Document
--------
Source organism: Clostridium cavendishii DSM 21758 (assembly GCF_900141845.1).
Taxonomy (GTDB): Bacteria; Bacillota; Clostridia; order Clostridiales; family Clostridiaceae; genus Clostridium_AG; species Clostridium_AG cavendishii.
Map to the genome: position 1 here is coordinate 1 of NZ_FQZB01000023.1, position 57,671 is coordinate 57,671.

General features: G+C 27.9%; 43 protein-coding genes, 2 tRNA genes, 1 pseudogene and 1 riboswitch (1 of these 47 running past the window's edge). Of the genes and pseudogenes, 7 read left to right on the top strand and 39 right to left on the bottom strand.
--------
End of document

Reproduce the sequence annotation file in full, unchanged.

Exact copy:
Source organism: Clostridium cavendishii DSM 21758 (assembly GCF_900141845.1).
Taxonomy (GTDB): Bacteria; Bacillota; Clostridia; order Clostridiales; family Clostridiaceae; genus Clostridium_AG; species Clostridium_AG cavendishii.
Map to the genome: position 1 here is coordinate 1 of NZ_FQZB01000023.1, position 57,671 is coordinate 57,671.

General features: G+C 27.9%; 43 protein-coding genes, 2 tRNA genes, 1 pseudogene and 1 riboswitch (1 of these 47 running past the window's edge). Of the genes and pseudogenes, 7 read left to right on the top strand and 39 right to left on the bottom strand.